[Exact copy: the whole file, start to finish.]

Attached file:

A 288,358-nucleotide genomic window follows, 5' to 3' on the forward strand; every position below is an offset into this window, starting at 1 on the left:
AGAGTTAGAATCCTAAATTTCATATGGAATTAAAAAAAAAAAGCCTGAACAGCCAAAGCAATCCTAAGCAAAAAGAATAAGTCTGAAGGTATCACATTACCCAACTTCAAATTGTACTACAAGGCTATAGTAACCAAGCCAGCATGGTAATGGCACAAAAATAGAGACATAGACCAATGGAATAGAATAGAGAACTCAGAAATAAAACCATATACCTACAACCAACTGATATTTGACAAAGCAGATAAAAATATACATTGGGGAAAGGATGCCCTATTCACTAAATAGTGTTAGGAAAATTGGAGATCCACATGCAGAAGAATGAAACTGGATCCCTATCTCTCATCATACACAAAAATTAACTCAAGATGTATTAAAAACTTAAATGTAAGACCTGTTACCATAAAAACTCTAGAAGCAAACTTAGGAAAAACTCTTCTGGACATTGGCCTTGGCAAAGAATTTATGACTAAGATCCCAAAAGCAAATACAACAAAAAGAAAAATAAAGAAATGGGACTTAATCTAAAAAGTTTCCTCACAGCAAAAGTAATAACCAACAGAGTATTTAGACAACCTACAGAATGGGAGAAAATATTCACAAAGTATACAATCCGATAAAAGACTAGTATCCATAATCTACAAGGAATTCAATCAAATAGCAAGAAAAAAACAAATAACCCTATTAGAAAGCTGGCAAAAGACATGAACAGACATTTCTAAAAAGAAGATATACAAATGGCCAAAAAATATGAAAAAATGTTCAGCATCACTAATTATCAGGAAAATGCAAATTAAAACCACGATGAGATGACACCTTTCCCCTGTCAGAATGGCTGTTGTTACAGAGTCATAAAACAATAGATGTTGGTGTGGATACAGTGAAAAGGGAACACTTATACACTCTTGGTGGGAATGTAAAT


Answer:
A 288,358-nucleotide genomic window follows, 5' to 3' on the forward strand; every position below is an offset into this window, starting at 1 on the left:
AGAGTTAGAATCCTAAATTTCATATGGAATTAAAAAAAAAAAGCCTGAACAGCCAAAGCAATCCTAAGCAAAAAGAATAAGTCTGAAGGTATCACATTACCCAACTTCAAATTGTACTACAAGGCTATAGTAACCAAGCCAGCATGGTAATGGCACAAAAATAGAGACATAGACCAATGGAATAGAATAGAGAACTCAGAAATAAAACCATATACCTACAACCAACTGATATTTGACAAAGCAGATAAAAATATACATTGGGGAAAGGATGCCCTATTCACTAAATAGTGTTAGGAAAATTGGAGATCCACATGCAGAAGAATGAAACTGGATCCCTATCTCTCATCATACACAAAAATTAACTCAAGATGTATTAAAAACTTAAATGTAAGACCTGTTACCATAAAAACTCTAGAAGCAAACTTAGGAAAAACTCTTCTGGACATTGGCCTTGGCAAAGAATTTATGACTAAGATCCCAAAAGCAAATACAACAAAAAGAAAAATAAAGAAATGGGACTTAATCTAAAAAGTTTCCTCACAGCAAAAGTAATAACCAACAGAGTATTTAGACAACCTACAGAATGGGAGAAAATATTCACAAAGTATACAATCCGATAAAAGACTAGTATCCATAATCTACAAGGAATTCAATCAAATAGCAAGAAAAAAACAAATAACCCTATTAGAAAGCTGGCAAAAGACATGAACAGACATTTCTAAAAAGAAGATATACAAATGGCCAAAAAATATGAAAAAATGTTCAGCATCACTAATTATCAGGAAAATGCAAATTAAAACCACGATGAGATGACACCTTTCCCCTGTCAGAATGGCTGTTGTTACAGAGTCATAAAACAATAGATGTTGGTGTGGATACAGTGAAAAGGGAACACTTATACACTCTTGGTGGGAATGTAAAT